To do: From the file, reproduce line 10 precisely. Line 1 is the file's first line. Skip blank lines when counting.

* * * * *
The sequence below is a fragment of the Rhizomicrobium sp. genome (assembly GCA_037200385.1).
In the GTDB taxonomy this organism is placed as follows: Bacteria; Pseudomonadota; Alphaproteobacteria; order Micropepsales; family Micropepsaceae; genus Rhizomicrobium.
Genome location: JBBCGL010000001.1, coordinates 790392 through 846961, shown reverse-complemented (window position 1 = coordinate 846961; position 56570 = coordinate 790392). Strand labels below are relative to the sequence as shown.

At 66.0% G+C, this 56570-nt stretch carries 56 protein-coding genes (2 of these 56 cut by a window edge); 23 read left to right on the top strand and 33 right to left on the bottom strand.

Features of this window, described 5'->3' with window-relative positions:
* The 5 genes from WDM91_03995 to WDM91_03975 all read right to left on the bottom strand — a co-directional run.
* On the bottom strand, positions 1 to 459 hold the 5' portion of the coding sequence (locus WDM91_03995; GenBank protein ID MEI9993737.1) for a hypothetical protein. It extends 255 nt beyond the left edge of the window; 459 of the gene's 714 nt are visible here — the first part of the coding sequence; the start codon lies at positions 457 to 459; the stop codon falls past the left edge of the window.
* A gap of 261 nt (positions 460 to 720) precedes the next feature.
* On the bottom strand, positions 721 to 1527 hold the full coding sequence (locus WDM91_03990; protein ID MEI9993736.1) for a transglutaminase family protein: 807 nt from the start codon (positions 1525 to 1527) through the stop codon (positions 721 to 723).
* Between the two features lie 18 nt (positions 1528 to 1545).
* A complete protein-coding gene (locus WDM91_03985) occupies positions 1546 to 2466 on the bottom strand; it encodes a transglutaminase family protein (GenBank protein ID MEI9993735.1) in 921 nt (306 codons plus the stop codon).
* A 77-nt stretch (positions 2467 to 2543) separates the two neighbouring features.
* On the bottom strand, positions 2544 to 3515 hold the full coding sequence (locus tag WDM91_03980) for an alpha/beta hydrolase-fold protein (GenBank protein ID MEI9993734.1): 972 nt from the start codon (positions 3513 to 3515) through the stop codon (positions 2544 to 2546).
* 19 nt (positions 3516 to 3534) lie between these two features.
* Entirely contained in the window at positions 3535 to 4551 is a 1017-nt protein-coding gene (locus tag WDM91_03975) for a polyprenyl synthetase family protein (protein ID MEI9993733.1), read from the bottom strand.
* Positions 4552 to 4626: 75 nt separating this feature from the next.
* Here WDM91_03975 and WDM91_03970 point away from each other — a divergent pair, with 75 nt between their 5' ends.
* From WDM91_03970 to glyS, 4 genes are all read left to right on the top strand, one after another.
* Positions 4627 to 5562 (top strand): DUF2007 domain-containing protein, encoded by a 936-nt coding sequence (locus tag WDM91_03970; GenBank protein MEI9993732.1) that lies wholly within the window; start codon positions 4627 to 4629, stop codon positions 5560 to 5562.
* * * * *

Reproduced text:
* Between the two features lie 18 nt (positions 1528 to 1545).